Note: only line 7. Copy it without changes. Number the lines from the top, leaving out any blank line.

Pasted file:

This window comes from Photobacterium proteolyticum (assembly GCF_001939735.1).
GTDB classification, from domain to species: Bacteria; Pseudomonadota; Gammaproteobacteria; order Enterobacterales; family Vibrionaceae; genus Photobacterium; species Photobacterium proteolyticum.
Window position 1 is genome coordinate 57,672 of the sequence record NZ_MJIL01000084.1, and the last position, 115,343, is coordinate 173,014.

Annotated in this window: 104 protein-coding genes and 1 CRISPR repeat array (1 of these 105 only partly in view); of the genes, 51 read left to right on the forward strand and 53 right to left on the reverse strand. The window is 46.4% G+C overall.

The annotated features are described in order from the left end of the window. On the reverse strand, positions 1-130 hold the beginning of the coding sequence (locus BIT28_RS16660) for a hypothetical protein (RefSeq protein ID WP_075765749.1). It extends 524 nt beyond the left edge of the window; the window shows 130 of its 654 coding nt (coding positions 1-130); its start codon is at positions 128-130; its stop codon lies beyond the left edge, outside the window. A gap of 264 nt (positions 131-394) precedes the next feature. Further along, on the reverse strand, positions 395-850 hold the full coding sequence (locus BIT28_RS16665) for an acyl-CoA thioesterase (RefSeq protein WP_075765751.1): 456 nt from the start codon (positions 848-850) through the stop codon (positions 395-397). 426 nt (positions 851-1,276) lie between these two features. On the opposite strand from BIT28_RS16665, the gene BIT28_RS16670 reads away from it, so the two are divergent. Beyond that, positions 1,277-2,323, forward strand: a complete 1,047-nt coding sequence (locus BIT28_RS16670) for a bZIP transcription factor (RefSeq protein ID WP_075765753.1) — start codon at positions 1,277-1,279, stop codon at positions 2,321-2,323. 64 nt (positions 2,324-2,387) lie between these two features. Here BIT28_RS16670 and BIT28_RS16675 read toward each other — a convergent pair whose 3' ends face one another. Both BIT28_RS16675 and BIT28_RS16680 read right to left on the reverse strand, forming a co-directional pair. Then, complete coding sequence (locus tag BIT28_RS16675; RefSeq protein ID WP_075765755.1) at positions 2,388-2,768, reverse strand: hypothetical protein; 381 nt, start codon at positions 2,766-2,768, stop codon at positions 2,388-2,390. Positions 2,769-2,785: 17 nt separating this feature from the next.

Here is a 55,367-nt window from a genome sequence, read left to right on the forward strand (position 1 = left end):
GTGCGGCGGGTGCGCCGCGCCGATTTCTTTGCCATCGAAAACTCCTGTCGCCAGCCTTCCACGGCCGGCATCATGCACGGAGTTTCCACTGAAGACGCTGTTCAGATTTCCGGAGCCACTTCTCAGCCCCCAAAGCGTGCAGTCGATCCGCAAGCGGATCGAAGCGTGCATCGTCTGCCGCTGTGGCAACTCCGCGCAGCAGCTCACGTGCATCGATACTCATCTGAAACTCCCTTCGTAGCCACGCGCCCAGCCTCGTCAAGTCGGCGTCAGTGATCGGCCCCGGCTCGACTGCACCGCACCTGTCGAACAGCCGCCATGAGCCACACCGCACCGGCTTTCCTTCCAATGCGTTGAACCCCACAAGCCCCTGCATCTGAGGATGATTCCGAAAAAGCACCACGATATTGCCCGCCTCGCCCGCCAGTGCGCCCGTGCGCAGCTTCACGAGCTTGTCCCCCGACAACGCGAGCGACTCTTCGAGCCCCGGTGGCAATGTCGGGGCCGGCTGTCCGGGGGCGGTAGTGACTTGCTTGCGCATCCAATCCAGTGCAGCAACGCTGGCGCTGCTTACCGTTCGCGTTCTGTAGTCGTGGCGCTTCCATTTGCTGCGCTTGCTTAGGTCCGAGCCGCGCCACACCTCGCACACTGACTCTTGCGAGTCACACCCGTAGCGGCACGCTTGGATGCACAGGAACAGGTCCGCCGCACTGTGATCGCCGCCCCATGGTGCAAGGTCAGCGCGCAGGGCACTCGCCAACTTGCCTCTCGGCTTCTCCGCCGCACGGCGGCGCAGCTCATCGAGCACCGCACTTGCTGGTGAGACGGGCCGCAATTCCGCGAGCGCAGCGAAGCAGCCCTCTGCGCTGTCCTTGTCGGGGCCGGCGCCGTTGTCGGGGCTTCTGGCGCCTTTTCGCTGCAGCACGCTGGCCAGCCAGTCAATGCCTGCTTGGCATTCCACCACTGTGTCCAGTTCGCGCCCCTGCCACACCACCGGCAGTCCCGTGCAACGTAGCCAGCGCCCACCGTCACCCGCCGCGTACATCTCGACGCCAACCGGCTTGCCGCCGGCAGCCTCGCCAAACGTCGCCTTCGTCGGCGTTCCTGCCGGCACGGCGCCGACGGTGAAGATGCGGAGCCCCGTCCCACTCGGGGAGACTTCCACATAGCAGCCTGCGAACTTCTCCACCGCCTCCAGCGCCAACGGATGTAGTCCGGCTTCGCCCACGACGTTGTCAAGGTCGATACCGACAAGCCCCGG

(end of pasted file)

GTGCGGCGGGTGCGCCGCGCCGATTTCTTTGCCATCGAAAACTCCTGTCGCCAGCCTTCCACGGCCGGCATCATGCACGGAGTTTCCACTGAAGACGCTGTTCAGATTTCCGGAGCCACTTCTCAGCCCCCAAAGCGTGCAGTCGATCCGCAAGCGGATCGAAGCGTGCATCGTCTGCCGCTGTGGCAACTCCGCGCAGCAGCTCACGTGCATCGATACTCATCTGAAACTCCCTTCGTAGCCACGCGCCCAGCCTCGTCAAGTCGGCGTCAGTGATCGGCCCCGGCTCGACTGCACCGCACCTGTCGAACAGCCGCCATGAGCCACACCGCACCGGCTTTCCTTCCAATGCGTTGAACCCCACAAGCCCCTGCATCTGAGGATGATTCCGAAAAAGCACCACGATATTGCCCGCCTCGCCCGCCAGTGCGCCCGTGCGCAGCTTCACGAGCTTGTCCCCCGACAACGCGAGCGACTCTTCGAGCCCCGGTGGCAATGTCGGGGCCGGCTGTCCGGGGGCGGTAGTGACTTGCTTGCGCATCCAATCCAGTGCAGCAACGCTGGCGCTGCTTACCGTTCGCGTTCTGTAGTCGTGGCGCTTCCATTTGCTGCGCTTGCTTAGGTCCGAGCCGCGCCACACCTCGCACACTGACTCTTGCGAGTCACACCCGTAGCGGCACGCTTGGATGCACAGGAACAGGTCCGCCGCACTGTGATCGCCGCCCCATGGTGCAAGGTCAGCGCGCAGGGCACTCGCCAACTTGCCTCTCGGCTTCTCCGCCGCACGGCGGCGCAGCTCATCGAGCACCGCACTTGCTGGTGAGACGGGCCGCAATTCCGCGAGCGCAGCGAAGCAGCCCTCTGCGCTGTCCTTGTCGGGGCCGGCGCCGTTGTCGGGGCTTCTGGCGCCTTTTCGCTGCAGCACGCTGGCCAGCCAGTCAATGCCTGCTTGGCATTCCACCACTGTGTCCAGTTCGCGCCCCTGCCACACCACCGGCAGTCCCGTGCAACGTAGCCAGCGCCCACCGTCACCCGCCGCGTACATCTCGACGCCAACCGGCTTGCCGCCGGCAGCCTCGCCAAACGTCGCCTTCGTCGGCGTTCCTGCCGGCACGGCGCCGACGGTGAAGATGCGGAGCCCCGTCCCACTCGGGGAGACTTCCACATAGCAGCCTGCGAACTTCTCCACCGCCTCCAGCGCCAACGGATGTAGTCCGGCTTCGCCCACGACGTTGTCAAGGTCGATACCGACAAGCCCCGG